There is a very practical reason why some employees will want to return to the urban workplace: Cities have been around for thousands of years and will continue. Millennials may be living with their parents for a while to enjoy free rent, but they do not want to be in the suburbs. They will come back to the cities first. We need to think about public and private outdoor space. After one year, many people do not want to work at home for five days per week. When offices reopen, people may see themselves at a career disadvantage if they are not in the office with everyone else. In Zoom meetings held now, our member observed, with half the people around a table in the office and half at home, the people in the office are interacting, and those at home are not.
Finally, and basically, people want to come back for the human contact to see friends and foster human connections at restaurants, parks, and the office. Human connections are arguably optimized in cities.
And human connections can occur in many places, not the least of which is the public realm. Whether it’s public parks, sidewalks, plazas, workplaces, museums, restaurants, music venues, or sports venues, when it is believed to be safe to do so, many people will gather together to share the experience of urban life because humans are social creatures that want to be with other people. There is no substitute for the occasional or frequent dose of urban life to satisfy that social need. Sooner or later we will be back enjoying the city together.
In another round of comments from our members at the end of April, much uncertainty about conditions and exactly what to do about them remains, but the consensus was merging that September will be a major milestone months for employees returning to the workplace.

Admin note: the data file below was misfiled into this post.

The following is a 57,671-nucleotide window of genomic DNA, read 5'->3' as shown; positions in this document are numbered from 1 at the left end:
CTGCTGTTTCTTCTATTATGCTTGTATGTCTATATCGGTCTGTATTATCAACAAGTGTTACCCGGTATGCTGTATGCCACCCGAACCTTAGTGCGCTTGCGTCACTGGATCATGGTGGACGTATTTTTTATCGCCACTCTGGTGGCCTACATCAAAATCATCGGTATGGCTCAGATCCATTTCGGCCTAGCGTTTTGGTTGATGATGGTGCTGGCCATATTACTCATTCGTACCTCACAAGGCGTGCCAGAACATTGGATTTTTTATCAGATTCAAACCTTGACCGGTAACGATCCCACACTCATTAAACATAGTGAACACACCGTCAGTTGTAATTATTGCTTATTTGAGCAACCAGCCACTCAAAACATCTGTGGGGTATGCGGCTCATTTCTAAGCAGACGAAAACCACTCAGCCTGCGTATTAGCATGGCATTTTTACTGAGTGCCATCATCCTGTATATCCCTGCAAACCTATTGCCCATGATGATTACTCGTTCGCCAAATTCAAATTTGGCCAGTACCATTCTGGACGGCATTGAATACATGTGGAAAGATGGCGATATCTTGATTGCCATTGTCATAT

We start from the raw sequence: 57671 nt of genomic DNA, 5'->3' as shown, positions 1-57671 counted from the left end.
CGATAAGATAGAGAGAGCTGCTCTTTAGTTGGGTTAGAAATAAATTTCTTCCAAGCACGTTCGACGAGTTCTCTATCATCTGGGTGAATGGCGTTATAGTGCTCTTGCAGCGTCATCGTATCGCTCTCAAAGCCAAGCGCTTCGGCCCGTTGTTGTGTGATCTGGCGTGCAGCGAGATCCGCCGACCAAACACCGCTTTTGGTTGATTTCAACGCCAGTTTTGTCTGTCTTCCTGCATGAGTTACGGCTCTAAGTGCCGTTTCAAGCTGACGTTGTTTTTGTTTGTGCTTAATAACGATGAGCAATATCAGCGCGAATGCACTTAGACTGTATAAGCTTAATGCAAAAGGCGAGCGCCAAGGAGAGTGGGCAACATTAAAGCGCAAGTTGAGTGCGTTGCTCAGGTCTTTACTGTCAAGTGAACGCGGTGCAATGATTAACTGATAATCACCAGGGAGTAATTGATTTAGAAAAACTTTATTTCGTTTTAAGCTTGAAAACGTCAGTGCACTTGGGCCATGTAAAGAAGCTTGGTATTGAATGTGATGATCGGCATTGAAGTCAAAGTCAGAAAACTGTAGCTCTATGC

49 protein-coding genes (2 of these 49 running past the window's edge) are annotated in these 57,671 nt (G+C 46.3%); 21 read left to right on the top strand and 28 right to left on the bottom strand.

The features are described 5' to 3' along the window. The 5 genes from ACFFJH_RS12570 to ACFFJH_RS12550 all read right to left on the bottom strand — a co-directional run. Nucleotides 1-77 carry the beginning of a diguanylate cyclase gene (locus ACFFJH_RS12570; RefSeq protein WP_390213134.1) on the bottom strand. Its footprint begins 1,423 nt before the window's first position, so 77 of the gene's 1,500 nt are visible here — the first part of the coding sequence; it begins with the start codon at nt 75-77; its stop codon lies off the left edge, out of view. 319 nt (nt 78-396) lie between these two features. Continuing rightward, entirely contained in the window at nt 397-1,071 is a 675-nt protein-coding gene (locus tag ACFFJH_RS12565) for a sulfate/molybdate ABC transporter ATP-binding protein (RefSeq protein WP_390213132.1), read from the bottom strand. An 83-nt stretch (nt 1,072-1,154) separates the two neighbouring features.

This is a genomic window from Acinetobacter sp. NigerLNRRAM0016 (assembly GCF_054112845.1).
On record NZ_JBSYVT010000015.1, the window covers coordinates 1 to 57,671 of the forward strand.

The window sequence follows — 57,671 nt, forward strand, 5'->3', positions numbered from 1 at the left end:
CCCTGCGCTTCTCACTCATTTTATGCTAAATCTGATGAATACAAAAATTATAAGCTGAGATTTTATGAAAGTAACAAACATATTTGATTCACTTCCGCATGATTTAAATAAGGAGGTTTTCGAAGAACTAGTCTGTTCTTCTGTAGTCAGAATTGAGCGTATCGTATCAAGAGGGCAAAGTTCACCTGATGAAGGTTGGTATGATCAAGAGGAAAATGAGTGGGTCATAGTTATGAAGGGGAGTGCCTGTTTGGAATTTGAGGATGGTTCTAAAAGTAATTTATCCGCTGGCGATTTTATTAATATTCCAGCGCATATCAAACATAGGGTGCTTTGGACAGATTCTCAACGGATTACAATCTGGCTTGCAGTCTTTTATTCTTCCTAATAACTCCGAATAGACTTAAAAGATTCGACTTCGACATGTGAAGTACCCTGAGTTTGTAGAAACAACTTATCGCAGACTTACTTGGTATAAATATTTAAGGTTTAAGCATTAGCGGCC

The world and conditions continue to change rapidly, and staying ahead of the new insights and events remains a challenge. In March alone President Biden promised availability of enough vaccine doses for every adult American. That assurance may change the calculus of return to the workplace plans if the promise comes to pass.
By March 3, three New York Times writers –Julie Creswell, Gillian Friedman, and Peter Eavis – noted that companies have yet to determine when and how to return employees to the workplace. “The most important variable, many executives said, is how long it will take for most employees to be vaccinated,” they wrote. They also considered the impact of remote work on assimilation of entry level employees into the culture of an organization through the process of collaboration – a recurring theme of observers. They also looked at the real estate implications of remote work, office vacancies, and the sublet market. And, the writers also looked at the bigger picture: “Moreover, a return to the office would help revive city centers that have been ghost towns for months. Restaurants and bars could start hiring again and returning commuters could generate much-needed revenue for struggling transit systems…The course of the pandemic has largely dictated office attendance.”